((egg "mpeg3.egg") ; This should never change

 ; List here all the files that should be bundled as part of your egg.  Note
 ; that (1) mpeg3.meta does not need to be listed here and (2) you might
 ; want to include mpeg3-base.scm (if it exists).

 (files "mpeg3.scm" "mpeg3.html" "mpeg3.setup")

 ; The following should only be present if the egg's documentation should be
 ; generated from the wiki:


 ; Your egg's license:

 (license "GPL")

 ; Pick one from the list of categories (see below) for your egg and enter it
 ; here.

 (category web)

 ; A list of eggs mpeg3 depends on.  If none, you can omit this declaration
 ; altogether:

 (needs sandbox syntax-case)

 (author "Your Name Goes Here")
 (synopsis "A basic description of the purpose of the egg."))

For the category entry you can use any of the following:

Run-time code generation
Algorithms and data-structures
Debugging tools
Documentation tools
Interfacing to other languages
Language extensions
Logic programming
Macros and meta-syntax
Mathematical libraries
Object-oriented programming
Data formats and parsing
User interface toolkits
Web programming
XML processing
Sound related stuff
Command line tools

More information about extension meta properties can be found here at the Metafile reference.


chicken-setup can automatically run a test suite on a freshly installed egg, if the egg directory contains a directory named tests, which should include a Scheme source file named run.scm. When chicken-setup is invoked with the -test option, then this file will be executed (with test being the current working directory). It is recommended to add a test suite to your extension, as it allows some sort of automated testing of installed extensions.

Managing eggs in the repository

Obtaining an account in the repository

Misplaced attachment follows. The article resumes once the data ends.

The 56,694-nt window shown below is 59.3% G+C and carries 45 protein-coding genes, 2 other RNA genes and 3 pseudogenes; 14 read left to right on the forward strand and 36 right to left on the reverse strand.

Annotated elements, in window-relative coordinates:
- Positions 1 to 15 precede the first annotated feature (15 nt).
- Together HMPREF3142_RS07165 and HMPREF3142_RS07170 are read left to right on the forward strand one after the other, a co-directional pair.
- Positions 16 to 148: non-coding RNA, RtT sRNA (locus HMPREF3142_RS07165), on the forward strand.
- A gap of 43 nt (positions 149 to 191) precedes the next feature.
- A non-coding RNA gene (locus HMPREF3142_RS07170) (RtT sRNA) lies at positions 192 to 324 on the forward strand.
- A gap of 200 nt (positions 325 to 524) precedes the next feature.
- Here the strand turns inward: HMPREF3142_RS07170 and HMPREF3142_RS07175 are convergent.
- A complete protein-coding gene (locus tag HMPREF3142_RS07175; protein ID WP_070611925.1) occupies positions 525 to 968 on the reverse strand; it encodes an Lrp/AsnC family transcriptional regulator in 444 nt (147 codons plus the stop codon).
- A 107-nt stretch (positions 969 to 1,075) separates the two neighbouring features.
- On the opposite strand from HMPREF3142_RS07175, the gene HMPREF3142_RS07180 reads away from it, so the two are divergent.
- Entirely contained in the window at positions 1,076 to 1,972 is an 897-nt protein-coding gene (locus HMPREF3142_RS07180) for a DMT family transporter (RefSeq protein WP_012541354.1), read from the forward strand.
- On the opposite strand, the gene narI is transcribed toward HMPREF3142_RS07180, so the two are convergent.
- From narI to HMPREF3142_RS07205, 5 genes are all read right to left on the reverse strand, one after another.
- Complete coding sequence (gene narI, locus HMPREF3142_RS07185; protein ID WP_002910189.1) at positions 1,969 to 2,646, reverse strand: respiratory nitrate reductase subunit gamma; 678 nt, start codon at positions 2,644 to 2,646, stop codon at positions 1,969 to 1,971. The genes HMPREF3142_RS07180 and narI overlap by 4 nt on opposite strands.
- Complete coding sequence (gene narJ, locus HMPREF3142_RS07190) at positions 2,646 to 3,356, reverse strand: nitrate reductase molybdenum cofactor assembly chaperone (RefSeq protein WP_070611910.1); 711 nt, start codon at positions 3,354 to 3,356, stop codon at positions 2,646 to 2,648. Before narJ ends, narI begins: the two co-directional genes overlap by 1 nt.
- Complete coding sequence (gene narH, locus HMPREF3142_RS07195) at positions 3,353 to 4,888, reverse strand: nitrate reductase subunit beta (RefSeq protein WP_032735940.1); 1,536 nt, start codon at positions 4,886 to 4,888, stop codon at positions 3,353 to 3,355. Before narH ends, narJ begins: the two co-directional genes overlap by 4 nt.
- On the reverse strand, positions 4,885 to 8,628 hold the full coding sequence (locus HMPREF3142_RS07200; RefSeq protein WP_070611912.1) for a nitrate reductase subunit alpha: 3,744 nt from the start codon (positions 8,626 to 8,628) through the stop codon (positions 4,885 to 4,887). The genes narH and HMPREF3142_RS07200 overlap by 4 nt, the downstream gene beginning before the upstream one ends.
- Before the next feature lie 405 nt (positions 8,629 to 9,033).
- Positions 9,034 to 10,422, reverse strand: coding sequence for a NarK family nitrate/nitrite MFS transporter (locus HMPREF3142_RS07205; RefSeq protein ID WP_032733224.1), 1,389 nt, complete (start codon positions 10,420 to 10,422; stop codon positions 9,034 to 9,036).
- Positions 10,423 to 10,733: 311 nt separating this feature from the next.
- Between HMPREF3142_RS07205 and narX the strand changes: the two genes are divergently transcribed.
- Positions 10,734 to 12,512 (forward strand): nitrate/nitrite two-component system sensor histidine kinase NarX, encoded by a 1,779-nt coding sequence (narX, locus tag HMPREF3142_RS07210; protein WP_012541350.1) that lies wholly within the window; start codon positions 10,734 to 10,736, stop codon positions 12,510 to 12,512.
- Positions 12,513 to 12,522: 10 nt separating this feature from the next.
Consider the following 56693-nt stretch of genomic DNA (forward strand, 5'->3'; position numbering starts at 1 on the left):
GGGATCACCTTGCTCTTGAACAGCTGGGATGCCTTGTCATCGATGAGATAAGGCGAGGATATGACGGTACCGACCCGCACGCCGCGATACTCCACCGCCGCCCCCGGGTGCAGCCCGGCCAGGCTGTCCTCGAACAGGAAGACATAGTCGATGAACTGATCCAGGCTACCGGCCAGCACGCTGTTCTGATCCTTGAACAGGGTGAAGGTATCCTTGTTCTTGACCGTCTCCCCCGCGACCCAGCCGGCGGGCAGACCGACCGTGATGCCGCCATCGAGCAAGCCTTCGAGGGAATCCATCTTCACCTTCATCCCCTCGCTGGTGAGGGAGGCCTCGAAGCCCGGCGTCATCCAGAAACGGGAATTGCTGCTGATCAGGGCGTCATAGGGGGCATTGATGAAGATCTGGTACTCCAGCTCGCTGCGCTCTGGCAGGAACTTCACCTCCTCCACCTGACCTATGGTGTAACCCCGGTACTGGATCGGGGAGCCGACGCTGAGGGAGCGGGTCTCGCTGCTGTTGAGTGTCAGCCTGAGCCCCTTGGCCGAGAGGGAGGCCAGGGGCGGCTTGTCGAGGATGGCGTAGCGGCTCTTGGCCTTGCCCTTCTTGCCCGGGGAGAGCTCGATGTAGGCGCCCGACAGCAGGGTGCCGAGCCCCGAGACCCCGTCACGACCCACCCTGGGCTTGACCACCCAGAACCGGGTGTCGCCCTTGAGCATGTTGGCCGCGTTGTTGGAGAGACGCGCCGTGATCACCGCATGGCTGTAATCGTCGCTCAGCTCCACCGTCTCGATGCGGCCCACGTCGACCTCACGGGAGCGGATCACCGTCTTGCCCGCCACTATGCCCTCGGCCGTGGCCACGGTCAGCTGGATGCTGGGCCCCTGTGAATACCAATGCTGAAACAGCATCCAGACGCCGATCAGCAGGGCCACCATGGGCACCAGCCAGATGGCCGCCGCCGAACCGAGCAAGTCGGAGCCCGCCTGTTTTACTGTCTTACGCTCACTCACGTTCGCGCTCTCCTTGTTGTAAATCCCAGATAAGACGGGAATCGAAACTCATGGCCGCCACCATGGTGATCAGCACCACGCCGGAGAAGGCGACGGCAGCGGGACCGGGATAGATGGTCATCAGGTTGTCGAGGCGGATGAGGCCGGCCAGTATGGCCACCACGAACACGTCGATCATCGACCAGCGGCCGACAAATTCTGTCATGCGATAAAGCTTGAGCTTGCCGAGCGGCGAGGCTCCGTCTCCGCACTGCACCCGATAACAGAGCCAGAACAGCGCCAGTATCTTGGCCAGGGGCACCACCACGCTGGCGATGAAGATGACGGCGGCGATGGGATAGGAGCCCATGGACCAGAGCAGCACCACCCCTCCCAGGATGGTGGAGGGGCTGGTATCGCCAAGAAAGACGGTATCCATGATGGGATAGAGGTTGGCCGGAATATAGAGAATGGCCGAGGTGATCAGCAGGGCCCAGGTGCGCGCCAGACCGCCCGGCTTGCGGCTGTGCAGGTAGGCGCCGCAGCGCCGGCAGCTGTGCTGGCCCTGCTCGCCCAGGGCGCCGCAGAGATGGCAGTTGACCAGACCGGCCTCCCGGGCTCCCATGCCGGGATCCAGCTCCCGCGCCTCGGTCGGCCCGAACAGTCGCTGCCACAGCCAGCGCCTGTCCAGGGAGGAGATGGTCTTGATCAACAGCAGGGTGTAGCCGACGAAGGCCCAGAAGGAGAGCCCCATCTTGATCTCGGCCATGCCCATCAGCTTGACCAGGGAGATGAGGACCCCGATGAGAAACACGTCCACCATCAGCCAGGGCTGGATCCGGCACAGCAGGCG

We keep all Chicken Extensions in the following Subversion repository:

You can see a graph of some stats about it here:

In order to create your extensions you will need access to this repository. Send an email to the Chicken Users mailing list and state:

With this information we will create a directory for your extension and create you an account with the appropriate access rights.

To checkout this directory run the following command:

svn checkout

Directory structure

The directory for your egg will have the following subdirectories:

Here you can keep the latest (potentially unstable) development version for your egg.
You should keep one subdirectory of this directory for every release for your egg. The names of the directories here should correspond to the version number of their associated release.
Contains, as subdirectories, any special branches of the code that need to be maintained apart of the trunk.

Furthermore, there is a wiki directory at the top-level of the repository. It holds the entire contents for this wiki. This can be helpful if you decide to use it to document your egg.

Importing your files

You will initially copy your files to the trunk directory, add them manually and commit your changes. For example:

svn add trunk/mpeg3.scm
svn add trunk/mpeg3.setup
svn add trunk/mpeg3.meta
svn commit -m "Importing mpeg3 extension."

Making a new release

Once the code in trunk is reasonably stable and you want to make a new release, copy it to a new directory under tags. The directory should be named after the software version. Software versions should have the form of a list of numbers separated by a dot (eg. “1.3.4” is a valid software version, whereas “1.3-0” or “1.3rc0” are not).

For example, to make the 1.3 release for mpeg3, you would run the following commands (at the directory where you checked out your egg):

svn copy trunk tags/1.3
svn commit -m "Releasing version 1.3."

Tagged extensions in the repository will have an additional file when wrapped up for upload to the CHICKEN website called version - this file contains the version number (the tag) of the packaged egg.

Uploading the egg on the CHICKEN website for downloading via chicken-setup happens automatically - a background job periodically checks the source code repository for updates and wraps up the eggs, copying them to the call/ web-server. Should there be a problem (your egg doesn't show up, or whatever), send an email to any of the following persons asking them to help with uploading: